Why are healthy building materials paramount? What are the latest water-conservation tools? How do you engage communities in integrative design?

These were some of the questions explored when we interviewed a group of subject matter experts who are fluent in our 2020 Enterprise Green Communities Criteria. Highlights and links to the videotaped conversations are below.

The 2020 Criteria are the most advanced version of Green Communities, the only national green building standard created with and for the affordable housing industry. Developers who certify to this state-of the-art standard receive joint certification with the International Well Building Institute’s WELL Building Standard.

As hundreds of affordable housing project teams currently pursue certification, we have been closely following a cohort of early adopters that we call the First 20. We’re tracking their progress and are inspired by their commitment to advancing equity by creating affordable homes that are good for people and the planet. To date, they have built and are pursuing final certification of over 1,500 green, healthy and climate-resilient homes across nine states.

The First 20 cohort has prioritized four key topic areas in the 2020 Criteria: Integrative Design, Path to Zero, Health and Materials, and Water. Their interest in these aspects of the criteria informed in-depth conversations with our experts, who serve as technical assistance providers to Enterprise Green Communities.

Below we share key takeaways from those conversations and video links to the full presentations.

Integrative Design

Brett Little at GreenHome Institute shares insights on engaging project teams and communities through integrative design.

Integrative design is a holistic approach to the pre-development phase that helps ensure buy-in from all stakeholders, including residents and community members. The process prioritizes information gathering and sets objectives for both building performance and resident experience.

Here’s Brett’s guidance on integrative design:

  • Set expectations early and be clear about what a holistic pre-design process means for all parties – and ensure these critical activities are folded into contractual agreements.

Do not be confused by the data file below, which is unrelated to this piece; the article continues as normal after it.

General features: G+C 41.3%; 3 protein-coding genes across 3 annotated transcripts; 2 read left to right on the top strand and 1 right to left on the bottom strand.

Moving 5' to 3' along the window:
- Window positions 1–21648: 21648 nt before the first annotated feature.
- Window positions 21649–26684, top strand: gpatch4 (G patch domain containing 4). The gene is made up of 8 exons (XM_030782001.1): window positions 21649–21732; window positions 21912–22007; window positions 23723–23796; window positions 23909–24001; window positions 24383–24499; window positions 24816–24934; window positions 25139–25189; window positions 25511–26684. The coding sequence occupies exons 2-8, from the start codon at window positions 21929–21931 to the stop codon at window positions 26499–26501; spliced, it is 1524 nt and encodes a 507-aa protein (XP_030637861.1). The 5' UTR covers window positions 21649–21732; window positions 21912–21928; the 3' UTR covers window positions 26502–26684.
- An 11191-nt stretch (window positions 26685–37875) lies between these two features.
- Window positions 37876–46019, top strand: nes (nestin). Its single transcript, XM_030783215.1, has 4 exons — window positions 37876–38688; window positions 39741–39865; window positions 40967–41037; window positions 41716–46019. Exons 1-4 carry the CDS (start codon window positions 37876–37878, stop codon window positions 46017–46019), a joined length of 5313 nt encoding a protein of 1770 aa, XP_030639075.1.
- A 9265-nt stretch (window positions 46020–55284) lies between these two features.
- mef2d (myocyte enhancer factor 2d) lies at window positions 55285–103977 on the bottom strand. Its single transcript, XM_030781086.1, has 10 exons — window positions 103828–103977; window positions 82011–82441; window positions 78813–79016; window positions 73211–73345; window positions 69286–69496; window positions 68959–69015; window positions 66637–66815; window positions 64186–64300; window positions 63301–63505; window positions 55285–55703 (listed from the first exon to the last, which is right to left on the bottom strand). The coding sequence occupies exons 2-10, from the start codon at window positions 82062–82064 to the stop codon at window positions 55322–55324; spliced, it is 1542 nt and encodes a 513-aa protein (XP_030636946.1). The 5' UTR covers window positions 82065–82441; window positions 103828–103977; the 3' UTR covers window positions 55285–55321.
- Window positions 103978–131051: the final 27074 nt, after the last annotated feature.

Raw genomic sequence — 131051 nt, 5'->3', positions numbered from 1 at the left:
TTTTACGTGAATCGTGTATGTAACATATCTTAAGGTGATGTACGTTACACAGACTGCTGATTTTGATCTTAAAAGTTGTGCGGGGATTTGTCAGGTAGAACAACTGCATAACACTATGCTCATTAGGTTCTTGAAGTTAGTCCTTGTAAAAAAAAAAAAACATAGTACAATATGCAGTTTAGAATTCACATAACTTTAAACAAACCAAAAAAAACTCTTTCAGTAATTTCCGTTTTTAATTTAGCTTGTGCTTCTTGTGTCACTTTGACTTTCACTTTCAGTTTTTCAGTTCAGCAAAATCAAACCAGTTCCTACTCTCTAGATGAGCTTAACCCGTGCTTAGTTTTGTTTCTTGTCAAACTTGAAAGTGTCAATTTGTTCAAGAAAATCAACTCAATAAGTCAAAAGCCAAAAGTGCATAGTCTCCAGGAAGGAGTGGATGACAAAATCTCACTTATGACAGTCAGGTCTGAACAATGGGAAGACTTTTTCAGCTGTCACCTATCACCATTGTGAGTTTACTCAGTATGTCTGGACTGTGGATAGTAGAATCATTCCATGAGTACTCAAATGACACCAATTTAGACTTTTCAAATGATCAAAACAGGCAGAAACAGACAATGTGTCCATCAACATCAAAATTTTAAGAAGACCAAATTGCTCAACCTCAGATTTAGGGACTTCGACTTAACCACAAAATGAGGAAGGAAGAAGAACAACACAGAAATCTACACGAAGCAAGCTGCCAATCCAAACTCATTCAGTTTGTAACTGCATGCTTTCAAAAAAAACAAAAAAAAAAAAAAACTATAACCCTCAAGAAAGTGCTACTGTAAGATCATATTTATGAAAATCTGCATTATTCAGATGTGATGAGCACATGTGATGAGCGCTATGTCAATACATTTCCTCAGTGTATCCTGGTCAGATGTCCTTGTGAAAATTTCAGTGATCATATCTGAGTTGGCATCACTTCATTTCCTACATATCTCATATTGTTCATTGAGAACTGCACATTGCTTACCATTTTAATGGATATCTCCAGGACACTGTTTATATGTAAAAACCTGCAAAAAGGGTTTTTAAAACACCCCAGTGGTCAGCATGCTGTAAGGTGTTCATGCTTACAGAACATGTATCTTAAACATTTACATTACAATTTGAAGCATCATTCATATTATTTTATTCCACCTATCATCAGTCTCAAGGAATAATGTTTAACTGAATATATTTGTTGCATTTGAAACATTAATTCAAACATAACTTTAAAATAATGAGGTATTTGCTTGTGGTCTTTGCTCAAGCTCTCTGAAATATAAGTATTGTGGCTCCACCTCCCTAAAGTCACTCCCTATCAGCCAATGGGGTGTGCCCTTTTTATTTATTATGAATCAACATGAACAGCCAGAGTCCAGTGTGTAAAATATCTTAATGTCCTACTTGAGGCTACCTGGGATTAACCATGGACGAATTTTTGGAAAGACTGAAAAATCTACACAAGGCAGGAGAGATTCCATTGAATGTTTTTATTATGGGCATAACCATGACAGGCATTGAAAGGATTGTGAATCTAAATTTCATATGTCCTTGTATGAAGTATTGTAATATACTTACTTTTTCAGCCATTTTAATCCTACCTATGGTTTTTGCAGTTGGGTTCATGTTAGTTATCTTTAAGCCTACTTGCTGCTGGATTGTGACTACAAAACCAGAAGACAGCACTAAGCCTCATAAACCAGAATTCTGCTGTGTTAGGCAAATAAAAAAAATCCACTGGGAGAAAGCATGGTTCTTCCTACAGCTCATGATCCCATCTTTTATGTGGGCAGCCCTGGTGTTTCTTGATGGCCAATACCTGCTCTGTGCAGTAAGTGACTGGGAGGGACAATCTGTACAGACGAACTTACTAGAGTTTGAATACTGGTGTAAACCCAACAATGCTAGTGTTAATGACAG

• Scheduling matters: Hold collaborative meetings at various stages of the design process to keep sustainability goals front and center.
  • Don’t rush to lock in the design. Goals evolve as projects progress.

The best designs are fluid and able to respond as new information is available and key decisions are prioritized.”
– Brett Little, GreenHome Institute

Woman in a pink head scarf stands at a table reviewing documents with a group of people. A computer monitor sits on the table on the woman's left.
WATCH Brett's video on integrative design.

The Path to Zero

Jeffrey Love of Sustainable Comfort delves into the benefits of electrification and net-zero strategies and aligning them with project goals. Here are his recommendations:

  • Electrification technology is evolving. New products and approaches are accessible and suitable for most projects.
  • Approach system specification and design holistically as part of the integrative design process to enhance impact across all building systems.

It’s not net-zero or nothing. If onsite renewables are not well suited for your property, going all electric is a critical pathway for limiting emissions responsible for our changing climate.”
– Jeff Love, Sustainable Comfort

Rooftop solar panels with a blue sky and high-rise buildings in the background.
WATCH Jeff's video on net-zero strategies.


Jared Forman of KOW Building Consultants offers a refresher on water conservation. Here’s what he emphasizes:

  • Oil, natural gas, and electricity aren’t the only utilities to track. Water is one of the largest building expenses. It’s expensive and getting more so.
  • Monitoring water consumption and leaks has a significant impact on building durability and dollars saved on utilities.
  • Know what to prioritize when installing metering equipment and engaging a monitoring service.

Reducing and re-using water is just as impactful as ever on a building’s resilience and operating costs.
– Jared Forman, KOW Building Consultants

A young girl in a blue top delights in watering a garden with a hose. Two more young girls stand to her right and left watching..
WATCH Jared's video on water conservation.

Healthy Materials

Rebecca Stamm and Roberto Valle Kinloch of Healthy Building Network examine why it’s critical to  prioritize healthy materials in affordable housing where many residents have faced disproportionate health burdens due to systemic racism and structural inequities.

They also share some of the practical tools accessible through HBN to help project teams navigate what can be a complex market. Here are their key takeaways:

  • Not all chemicals in building materials are properly vetted for safety before they are used in the market. That means we only learn of potentially harmful toxins once we are exposed.
  • Many healthy materials are widely available and economically viable for incorporation in housing developments.
  • HBN has done the research on materials and associated hazards and translated it to make the information accessible to support project teams designing healthier buildings.
Inviting interior of a home featuring natural wood grains and a colorful painting on the wall to the left. A vase with orange flowers is on a round dining table.
WATCH Rebecca and Roberto's video on healthy materials.

Learn more about the full breadth of Enterprise’s resilience work to create climate-resilient communities, green affordable homes, and equitable decarbonization.